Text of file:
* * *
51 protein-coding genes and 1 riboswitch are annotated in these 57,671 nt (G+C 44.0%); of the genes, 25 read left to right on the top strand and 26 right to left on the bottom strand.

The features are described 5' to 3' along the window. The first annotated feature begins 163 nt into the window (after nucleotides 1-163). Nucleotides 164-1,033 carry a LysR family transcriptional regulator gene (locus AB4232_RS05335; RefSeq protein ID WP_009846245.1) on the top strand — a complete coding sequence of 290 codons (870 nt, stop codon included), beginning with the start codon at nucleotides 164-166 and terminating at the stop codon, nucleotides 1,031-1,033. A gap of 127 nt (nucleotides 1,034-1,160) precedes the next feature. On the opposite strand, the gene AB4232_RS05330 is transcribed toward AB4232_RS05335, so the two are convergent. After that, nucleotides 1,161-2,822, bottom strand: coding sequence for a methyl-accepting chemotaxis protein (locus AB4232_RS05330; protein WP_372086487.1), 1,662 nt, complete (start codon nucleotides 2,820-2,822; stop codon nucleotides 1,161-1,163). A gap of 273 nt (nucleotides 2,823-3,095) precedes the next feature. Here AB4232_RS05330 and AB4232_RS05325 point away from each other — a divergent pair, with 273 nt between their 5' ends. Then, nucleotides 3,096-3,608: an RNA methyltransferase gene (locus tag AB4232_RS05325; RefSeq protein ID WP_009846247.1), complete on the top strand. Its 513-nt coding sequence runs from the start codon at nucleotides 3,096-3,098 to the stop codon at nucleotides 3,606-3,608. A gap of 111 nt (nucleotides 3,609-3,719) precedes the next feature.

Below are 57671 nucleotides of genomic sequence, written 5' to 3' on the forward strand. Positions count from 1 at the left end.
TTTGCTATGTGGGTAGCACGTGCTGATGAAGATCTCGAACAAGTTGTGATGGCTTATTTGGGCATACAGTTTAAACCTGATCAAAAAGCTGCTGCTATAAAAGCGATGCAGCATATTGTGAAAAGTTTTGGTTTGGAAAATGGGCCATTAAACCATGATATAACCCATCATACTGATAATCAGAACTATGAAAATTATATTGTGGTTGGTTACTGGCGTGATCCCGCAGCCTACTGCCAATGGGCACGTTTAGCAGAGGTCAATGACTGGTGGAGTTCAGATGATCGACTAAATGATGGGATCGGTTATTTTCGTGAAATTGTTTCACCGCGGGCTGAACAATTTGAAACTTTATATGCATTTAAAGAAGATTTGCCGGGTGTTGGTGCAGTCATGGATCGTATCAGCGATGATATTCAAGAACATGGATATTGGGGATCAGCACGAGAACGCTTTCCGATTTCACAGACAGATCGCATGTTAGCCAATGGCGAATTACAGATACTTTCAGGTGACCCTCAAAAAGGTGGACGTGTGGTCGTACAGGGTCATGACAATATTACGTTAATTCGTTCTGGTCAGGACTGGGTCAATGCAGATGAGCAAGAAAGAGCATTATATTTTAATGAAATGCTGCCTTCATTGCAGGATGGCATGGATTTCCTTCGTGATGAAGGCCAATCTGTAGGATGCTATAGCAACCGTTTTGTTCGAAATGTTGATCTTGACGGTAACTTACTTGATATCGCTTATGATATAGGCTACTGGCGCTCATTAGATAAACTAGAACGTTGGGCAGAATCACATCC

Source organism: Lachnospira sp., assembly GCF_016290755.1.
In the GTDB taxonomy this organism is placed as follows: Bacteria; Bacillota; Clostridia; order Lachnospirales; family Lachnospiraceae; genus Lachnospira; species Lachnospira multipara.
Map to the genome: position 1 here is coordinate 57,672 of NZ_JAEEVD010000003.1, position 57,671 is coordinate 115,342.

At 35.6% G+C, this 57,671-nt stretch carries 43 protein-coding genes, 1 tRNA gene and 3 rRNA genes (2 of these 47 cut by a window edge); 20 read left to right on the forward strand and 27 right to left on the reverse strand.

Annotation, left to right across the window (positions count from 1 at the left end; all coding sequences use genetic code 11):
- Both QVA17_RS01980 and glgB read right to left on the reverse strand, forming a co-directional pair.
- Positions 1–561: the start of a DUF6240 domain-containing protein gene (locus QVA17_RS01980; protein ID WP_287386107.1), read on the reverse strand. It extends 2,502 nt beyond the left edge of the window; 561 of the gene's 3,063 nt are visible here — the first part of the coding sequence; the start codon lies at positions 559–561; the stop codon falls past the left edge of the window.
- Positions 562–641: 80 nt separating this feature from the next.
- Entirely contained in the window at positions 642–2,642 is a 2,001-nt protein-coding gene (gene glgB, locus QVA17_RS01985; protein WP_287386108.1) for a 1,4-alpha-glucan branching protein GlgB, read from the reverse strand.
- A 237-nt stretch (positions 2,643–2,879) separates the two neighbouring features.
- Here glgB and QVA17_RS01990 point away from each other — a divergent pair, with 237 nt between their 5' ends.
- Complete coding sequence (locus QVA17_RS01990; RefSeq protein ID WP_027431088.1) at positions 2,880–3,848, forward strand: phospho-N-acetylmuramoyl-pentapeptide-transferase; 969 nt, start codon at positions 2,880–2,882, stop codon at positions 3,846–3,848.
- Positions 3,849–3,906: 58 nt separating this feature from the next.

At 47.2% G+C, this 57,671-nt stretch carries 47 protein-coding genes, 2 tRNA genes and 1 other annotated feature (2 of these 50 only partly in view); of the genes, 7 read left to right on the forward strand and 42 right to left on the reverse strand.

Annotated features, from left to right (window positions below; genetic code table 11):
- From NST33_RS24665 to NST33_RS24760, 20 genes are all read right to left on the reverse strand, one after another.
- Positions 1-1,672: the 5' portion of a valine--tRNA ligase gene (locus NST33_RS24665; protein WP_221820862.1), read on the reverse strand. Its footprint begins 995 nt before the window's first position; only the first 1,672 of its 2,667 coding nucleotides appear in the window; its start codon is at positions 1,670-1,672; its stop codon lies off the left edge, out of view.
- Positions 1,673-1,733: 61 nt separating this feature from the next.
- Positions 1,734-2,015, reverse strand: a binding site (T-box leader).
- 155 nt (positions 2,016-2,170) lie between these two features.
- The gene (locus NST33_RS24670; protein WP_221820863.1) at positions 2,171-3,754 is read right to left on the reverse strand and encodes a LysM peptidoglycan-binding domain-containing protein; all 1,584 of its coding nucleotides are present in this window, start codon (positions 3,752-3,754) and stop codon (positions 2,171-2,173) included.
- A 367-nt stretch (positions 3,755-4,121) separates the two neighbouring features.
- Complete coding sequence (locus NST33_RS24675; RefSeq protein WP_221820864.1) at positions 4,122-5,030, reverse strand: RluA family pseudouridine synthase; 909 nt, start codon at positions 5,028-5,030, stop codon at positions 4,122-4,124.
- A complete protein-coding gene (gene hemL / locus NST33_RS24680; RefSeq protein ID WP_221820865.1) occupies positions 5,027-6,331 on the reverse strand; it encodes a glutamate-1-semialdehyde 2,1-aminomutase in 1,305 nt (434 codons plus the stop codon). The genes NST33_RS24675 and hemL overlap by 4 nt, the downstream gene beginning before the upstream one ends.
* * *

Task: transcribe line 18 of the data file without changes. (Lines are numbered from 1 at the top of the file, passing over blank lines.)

At 47.2% G+C, this 57,671-nt stretch carries 47 protein-coding genes, 2 tRNA genes and 1 other annotated feature (2 of these 50 only partly in view); of the genes, 7 read left to right on the forward strand and 42 right to left on the reverse strand.